Spokesmen for Kasich and Portman said they did nothing to help Suarez, and copies of letters received from and sent to Suarez give no indication of any effort to intervene.

James Slepian, Renacci’s chief of staff, said Renacci received a letter from Suarez and the one from Mandel but took no action on either.

In the indictment of Suarez and Giorgio, the government accuses them of withholding certain records from federal investigators, including March 21 and March 22, 2011, emails between Mandel’s Senate campaign fundraiser, Scott Guthrie, and a Suarez Corp. employee. According to the indictment, the March 22 email included an attached letter regarding Suarez Corp.’s business interests.

Mandel campaign spokeswoman Rebecca Wasserstein said the campaign committee has fully cooperated with the federal investigation.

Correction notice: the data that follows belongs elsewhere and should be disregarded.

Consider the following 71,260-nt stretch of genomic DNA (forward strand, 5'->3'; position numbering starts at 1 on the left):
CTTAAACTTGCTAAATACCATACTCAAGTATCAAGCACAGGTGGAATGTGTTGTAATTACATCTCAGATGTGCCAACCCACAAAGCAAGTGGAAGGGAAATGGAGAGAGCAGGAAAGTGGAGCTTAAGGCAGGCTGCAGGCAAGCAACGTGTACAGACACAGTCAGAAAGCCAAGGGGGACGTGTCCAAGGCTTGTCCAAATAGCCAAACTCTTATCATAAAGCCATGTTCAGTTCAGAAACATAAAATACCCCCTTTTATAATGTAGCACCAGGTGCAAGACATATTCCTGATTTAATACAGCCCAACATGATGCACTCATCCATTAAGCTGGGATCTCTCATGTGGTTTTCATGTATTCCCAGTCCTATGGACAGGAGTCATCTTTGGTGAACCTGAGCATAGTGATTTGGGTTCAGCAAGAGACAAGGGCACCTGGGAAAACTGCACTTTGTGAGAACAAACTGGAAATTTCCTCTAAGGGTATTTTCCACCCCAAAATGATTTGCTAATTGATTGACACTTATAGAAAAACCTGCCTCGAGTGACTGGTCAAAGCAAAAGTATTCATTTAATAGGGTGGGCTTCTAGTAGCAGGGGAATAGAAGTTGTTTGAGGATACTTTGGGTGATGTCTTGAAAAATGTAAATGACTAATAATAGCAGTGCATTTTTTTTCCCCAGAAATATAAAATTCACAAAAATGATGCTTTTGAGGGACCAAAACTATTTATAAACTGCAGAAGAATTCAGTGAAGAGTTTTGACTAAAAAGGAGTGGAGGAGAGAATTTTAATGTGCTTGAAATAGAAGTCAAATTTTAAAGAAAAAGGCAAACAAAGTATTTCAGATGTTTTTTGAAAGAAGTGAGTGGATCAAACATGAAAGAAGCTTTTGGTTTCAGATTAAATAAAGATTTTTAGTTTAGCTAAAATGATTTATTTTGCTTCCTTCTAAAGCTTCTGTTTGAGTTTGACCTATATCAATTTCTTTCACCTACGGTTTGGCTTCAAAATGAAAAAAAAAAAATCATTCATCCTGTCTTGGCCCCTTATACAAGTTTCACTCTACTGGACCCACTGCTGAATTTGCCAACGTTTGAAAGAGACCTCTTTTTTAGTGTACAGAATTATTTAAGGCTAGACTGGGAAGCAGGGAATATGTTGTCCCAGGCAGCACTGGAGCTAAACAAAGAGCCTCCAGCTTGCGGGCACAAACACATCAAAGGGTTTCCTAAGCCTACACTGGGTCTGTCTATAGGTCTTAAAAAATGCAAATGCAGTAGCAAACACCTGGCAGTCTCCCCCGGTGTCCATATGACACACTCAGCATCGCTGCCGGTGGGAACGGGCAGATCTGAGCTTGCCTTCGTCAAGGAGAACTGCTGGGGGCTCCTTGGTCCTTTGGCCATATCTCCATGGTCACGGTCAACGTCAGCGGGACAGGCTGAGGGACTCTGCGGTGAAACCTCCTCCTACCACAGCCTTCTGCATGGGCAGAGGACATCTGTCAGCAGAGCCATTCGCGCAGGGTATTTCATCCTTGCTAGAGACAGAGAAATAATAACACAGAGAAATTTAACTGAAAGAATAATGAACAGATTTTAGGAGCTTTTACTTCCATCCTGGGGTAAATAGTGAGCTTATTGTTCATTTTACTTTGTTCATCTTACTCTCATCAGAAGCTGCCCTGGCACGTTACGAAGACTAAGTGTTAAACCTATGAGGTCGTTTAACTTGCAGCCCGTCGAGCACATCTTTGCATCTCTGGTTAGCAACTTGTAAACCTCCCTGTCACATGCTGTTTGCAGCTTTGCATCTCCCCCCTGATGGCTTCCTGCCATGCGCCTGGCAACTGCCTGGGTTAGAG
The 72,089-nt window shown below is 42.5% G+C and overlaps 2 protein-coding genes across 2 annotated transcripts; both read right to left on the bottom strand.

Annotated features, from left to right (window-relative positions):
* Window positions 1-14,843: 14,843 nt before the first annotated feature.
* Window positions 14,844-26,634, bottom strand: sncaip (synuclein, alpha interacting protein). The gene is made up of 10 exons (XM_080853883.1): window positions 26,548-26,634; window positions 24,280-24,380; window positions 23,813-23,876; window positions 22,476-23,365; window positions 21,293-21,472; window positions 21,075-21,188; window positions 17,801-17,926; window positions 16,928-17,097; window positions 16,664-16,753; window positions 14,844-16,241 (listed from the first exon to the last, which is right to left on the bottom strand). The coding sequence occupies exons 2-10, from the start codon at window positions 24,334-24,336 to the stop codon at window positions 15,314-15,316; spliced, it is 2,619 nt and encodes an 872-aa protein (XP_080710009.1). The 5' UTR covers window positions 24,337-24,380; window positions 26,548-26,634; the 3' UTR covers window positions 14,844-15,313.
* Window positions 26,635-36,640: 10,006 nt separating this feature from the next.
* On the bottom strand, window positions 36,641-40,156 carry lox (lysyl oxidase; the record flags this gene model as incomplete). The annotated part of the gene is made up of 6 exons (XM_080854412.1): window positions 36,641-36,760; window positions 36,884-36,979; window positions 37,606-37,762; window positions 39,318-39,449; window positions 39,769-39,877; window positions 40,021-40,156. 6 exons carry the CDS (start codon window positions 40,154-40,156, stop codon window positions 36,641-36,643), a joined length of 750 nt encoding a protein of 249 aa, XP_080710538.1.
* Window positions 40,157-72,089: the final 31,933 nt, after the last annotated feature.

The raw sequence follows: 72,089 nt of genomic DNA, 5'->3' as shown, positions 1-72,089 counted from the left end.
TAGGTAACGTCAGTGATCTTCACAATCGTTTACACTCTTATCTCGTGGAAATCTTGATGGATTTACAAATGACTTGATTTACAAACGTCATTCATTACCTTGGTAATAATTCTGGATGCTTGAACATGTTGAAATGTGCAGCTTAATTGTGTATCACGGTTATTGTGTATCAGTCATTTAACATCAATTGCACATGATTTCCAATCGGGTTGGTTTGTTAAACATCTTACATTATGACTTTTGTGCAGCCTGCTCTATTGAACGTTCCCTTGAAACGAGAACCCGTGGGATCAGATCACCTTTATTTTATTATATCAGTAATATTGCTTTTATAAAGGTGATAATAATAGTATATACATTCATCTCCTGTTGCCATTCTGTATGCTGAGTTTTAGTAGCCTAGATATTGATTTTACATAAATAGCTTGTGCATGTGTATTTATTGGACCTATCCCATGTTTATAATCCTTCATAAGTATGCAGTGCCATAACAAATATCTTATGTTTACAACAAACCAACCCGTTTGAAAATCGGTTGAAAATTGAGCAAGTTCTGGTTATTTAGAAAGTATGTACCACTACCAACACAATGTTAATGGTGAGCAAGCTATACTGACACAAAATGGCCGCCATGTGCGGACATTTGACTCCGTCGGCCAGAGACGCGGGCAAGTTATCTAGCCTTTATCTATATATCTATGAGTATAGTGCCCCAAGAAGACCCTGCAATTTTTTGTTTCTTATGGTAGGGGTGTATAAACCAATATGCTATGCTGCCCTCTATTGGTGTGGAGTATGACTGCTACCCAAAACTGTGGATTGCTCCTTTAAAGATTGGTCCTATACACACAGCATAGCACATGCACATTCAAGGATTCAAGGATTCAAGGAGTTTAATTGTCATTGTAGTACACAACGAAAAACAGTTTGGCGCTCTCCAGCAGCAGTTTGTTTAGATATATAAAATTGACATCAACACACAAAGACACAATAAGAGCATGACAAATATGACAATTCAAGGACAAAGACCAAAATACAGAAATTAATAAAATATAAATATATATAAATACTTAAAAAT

“Neither Treasurer Mandel nor the campaign have done anything improper or been accused of any wrongdoing. Because of the campaign’s continuing cooperation with the authorities, we will not comment on the specific details of the investigation, but rather allow the Department of Justice to do its job,” she said in a written statement.

Suarez Corp. campaign contributions to Mandel, Renacci, Kasich and Husted have all been returned or donated to charity.

The Mandel campaign returned the Suarez contributions on May 22, 2012, after news broke that the FBI was investigating. The Renacci campaign returned the $100,000 in Suarez contributions in July 2012.

The Kasich campaign donated the $22,000 it had received from Suarez to NAMI of Ohio and Husted is sending the $5,000 his campaign from Suarez to Dan’s Fund, which pays for brain cancer research at Ohio State University. The Portman campaign did not receive any Suarez contributions, his spokesman said.